Posted: September 18, 2014 by phanson in Tips & Tricks

Screen Shot 2014-10-28 at 1.23.14 PMTime is an inescapable fact. Einstien called it the fourth dimension. Time is what we live in, can you imagine life without it? Nope, you can’t because we never experience a second without it. Music occurs in time. A musician’s ability to play in time, and what we call his feel, is as important as melody and harmony. In fact, melody and harmony can’t exist without time! Time is the fabric we weave our music through.

I’m writing this on a plane from Charlotte to Seattle coming home from a guitar show. At the show yesterday several people came up and tried out gear at the Roland and Boss booth. There were maybe, seventy booths with various guitarists trying out vintage, rare and some not-so-rare guitars. 

This brings me to an axiom I learned years ago: “The worse the guitar player, the louder and longer he will play.” Probably the main reason he’s so bad is that he doesn’t know it. At least, if he knew he was that bad he wouldn’t broadcast it to everybody at the show. Here’s an example, a guy came up to our booth, plugged in and played fast. At first I thought, he’s pretty good. Then, as he continued to play I noticed his fault, he had a terrible sense of time. It was awful to listen to!

When I was a kindergarten, about age 5, my report card read: “Paul plays nice with the other kids, he is good at art, but in music he has a terrible sense of time!” Because I became a professional musician my Dad kept that report card as a joke. But it was true. I had to work hard at developing and perfecting my sense of time. If you feel like you could use some work in this area I have a couple tips involving counting and picking.

First understand, in music, time is the process of subdividing the bar, and individual beats. Drummers learn this right away, they don’t really deal with melody so they are all about subdividing.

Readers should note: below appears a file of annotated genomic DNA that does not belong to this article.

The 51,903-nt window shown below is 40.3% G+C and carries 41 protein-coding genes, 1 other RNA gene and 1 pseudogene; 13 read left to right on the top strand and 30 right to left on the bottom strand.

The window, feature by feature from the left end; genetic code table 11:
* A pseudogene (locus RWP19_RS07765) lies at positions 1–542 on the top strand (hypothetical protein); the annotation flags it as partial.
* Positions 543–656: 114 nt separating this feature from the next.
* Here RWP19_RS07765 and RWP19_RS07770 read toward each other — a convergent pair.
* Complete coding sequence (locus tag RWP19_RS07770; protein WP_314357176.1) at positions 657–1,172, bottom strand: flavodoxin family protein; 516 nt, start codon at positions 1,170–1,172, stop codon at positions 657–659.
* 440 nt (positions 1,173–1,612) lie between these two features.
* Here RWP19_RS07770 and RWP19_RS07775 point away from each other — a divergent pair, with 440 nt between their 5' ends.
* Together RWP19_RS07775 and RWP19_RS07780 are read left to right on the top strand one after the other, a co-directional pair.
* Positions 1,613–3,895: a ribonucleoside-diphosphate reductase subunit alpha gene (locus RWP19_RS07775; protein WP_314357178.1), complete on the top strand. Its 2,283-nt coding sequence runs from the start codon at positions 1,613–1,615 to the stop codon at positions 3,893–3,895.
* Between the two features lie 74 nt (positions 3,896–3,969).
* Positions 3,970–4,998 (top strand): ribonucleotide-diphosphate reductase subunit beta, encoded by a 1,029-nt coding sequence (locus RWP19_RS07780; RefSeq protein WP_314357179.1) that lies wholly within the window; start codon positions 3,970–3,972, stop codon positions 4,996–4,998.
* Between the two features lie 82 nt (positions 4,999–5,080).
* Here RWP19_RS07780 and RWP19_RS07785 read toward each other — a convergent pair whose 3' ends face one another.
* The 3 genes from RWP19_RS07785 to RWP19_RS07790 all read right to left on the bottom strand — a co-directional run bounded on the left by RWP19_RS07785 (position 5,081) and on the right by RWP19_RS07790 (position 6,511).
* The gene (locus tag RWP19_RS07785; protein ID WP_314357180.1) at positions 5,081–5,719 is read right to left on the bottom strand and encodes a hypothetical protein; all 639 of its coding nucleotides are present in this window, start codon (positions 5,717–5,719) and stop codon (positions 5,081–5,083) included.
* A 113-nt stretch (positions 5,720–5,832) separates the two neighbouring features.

At GIT, I knew guitarists who would buy drum books full of rhythms and learn them. For me, I’d learn music off recordings and figure out how to play the rhythm perfectly. A song with a tricky rhythm that pops into my mind is “Mean Street” by Van Halen. Eddie’s guitar parts are single notes and chords in a syncopated 16th note type rhythm. Syncopated means: accenting notes on weak beats. 

In music, the best way I know how to divide time is to count. In 4/4, when playing sixteenth note rhythms, we divide each beat into 4 separate notes. Since there are four beats, we have a total of sixteen notes available per bar. When counting through the bar any note must fall on one of these counts. If not, the note is late or early, and it will sound wrong. Count the bar like this:

 “one-e-and-a two-e-and-a three-e-and-a four-e-and-a”. 

Furthermore synchronizing your picking to this counting will force your picking motion to keep you in time. Maintain “one” as a down stroke, “e” an upstroke, “and” a down, “a” is up. Following the rule: down strokes on strong beats, upstrokes on weak beats. 

 Below I underlined where the notes or chords occur in the first bar of the main Mean Street riff:

 one e and a two e and a three e and a four e and a”.

If you maintain the down-up picking for the Mean Street riff it will be: down-up-up-up-down-up-up-up-down-down-up. Maybe it’s easier to just follow the picking:

 ∩  V  V  V  ∩  V  V  V  ∩  ∩ V

Try this on one note, or a chord. It may be hard, but if you maintain the picking this way you’ll very likely subdivide well and play this syncopated rhythm “in good time”. This is because physics makes your hand want to move: down-up-down-up all the time. When you have three ups in a row, the act of bringing your hand back into position for another upstroke will force the time to be correct!

This “downstrokes on strong beats and upstrokes on weak beats” is not carved in stone. I see a lot of great players who don’t always follow this principle, but then again those guys are usually great players with great time! I was born with less that perfect time and that’s why I know how to subdivide the beats by counting and I use my picking direction to help too. This way I can compete with the guy who was born with great time!

Don’t forget a poor sense of time is as painful to listen to as being out of tune. Some of the guys I heard at the show yesterday actually hurt me to listen to them, ouch, no kidding! Ahh, but the opposite is true too! When a musician plays a rhythm “in time” so perfect, like Van Halen or Steve Lukather, everything sounds great. That’s when people ask: what pickups is he using? What tubes? What pedals? You just can’t always put your finger on it, but it sounds and feels good!

Time makes the tone!!

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